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Do You Know An Orphan?

As a child my definition of an orphan would be “a child whose mother and father had died.” Unfortunately, that limited definition followed me into adulthood. So consequentially, Bible verses such as James 1:27 were troubling to me. As a Christian, I certainly wanted my religion to be “pure and undefiled.” I have known plenty of widows in congregations where I’ve worshiped and members regularly provided meals, sent cards, made visits and helped in a variety of ways. But what about the orphans? I really didn’t know any. We had no local “orphan’s home,” so how was I supposed to fulfill God’s command to care for them?

Fortunately, my view broadened. By definition, an orphan is one “bereft of care.” Bereft isn’t a word we commonly use, but it means “deprived of” or “lacking.” One definition says that an orphan is a “minor bereft through death or disappearance of, abandonment or desertion by, or separation or loss from, both parents.” Jesus used this same word when he said in John 14:18 that He would not leave his disciples “orphans,” but would come to them.

Of course, a child who has lost his parents to death would be an orphan, but can we not broaden this term to include many more in our society? Think about children who have parents in prison or addicted to drugs/alcohol. Perhaps it is the child who is abused, neglected, or abandoned by a parent. Might we know children who are orphaned in terms of spiritual care when parents neglect to share the word of God with them?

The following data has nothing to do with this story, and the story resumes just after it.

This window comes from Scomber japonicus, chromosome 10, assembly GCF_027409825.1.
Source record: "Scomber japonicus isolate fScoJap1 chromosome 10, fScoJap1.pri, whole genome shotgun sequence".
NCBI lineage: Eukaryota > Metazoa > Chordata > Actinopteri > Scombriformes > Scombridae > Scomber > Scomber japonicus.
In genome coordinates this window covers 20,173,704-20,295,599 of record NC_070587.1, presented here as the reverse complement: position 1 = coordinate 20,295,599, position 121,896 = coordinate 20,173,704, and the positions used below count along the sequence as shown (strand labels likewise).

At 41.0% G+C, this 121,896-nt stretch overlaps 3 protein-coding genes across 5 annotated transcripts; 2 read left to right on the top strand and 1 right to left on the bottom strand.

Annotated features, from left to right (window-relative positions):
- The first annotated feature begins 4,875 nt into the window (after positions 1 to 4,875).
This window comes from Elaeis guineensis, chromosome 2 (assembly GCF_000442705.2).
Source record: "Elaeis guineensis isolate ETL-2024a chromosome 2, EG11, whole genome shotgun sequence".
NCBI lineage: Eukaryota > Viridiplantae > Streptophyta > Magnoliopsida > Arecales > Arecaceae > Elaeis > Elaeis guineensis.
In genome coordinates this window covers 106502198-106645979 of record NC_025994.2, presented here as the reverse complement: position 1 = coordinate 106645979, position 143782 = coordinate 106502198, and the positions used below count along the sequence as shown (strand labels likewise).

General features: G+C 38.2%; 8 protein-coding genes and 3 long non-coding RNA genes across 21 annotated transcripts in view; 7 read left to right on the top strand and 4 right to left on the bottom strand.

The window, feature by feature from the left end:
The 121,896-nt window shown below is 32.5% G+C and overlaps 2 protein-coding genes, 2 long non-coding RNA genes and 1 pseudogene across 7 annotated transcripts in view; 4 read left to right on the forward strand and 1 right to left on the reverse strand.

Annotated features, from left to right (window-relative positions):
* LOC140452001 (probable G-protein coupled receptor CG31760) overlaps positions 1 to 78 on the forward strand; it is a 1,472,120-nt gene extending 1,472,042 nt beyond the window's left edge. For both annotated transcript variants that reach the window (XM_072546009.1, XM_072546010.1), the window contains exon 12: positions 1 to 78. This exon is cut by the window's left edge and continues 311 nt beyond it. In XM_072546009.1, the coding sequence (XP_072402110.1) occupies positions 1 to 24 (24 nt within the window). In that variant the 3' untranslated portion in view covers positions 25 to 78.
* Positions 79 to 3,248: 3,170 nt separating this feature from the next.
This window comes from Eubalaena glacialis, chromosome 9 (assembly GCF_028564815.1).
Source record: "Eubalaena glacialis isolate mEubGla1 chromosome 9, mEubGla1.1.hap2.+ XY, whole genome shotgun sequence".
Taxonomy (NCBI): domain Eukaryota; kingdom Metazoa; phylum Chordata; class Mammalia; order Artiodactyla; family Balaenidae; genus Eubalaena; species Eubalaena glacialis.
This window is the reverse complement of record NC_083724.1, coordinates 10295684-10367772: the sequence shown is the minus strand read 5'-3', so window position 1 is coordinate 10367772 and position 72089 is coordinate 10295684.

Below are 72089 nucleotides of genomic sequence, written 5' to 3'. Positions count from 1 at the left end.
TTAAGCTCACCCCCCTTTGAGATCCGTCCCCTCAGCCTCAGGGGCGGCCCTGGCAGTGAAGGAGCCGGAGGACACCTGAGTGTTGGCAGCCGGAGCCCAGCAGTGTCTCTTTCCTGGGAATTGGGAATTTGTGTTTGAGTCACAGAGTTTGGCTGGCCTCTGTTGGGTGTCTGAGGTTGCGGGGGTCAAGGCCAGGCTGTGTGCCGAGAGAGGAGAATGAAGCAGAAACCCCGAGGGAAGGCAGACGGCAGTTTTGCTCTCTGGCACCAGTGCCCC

When the term, “orphan” is looked at in a broader sense, I believe we don’t have to look far to see them in our congregations, neighborhoods, and communities. So what can we do to care for an orphan? Here are a few suggestions for those who are lacking physical, emotional, educational, or spiritual care in your midst:

  • Give financial support to families who want to adopt children.
  • Take in foster children.
  • Help provide back to school clothes and supplies.
  • Take meals or a gift card to families who have foster/adopted children.
  • Spend an afternoon teaching a child your favorite hobby or sport.
  • Take a child to participate in a service project with your family or church group.
  • Give a child a ride to church or to youth activities.
  • Teach a child to read or tutor with homework after school.
  • Bake special treats for those at a children’s home.
  • Pray for those who work and care for orphans.
  • Include a child in your family events or holidays.
  • Organize or contribute to a food drive for a children’s home.
  • Mentor “at-risk” children in an elementary school.
  • Provide Christmas gifts and treats for children in need.
  • Teach a child the Bible.

The list is endless! Unfortunately, there are countless children all around us who need Christians to step up to provide physical, emotional, financial, and spiritual care. Let us all open our eyes to see the “orphans” in our midst and work to have a religion that is “pure and undefiled.”